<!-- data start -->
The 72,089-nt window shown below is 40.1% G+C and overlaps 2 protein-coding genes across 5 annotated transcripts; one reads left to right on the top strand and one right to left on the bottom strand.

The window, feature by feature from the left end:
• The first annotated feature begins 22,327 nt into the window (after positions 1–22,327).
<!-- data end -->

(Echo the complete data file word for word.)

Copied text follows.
The 72,089-nt window shown below is 40.1% G+C and overlaps 2 protein-coding genes across 5 annotated transcripts; one reads left to right on the top strand and one right to left on the bottom strand.

The window, feature by feature from the left end:
• The first annotated feature begins 22,327 nt into the window (after positions 1–22,327).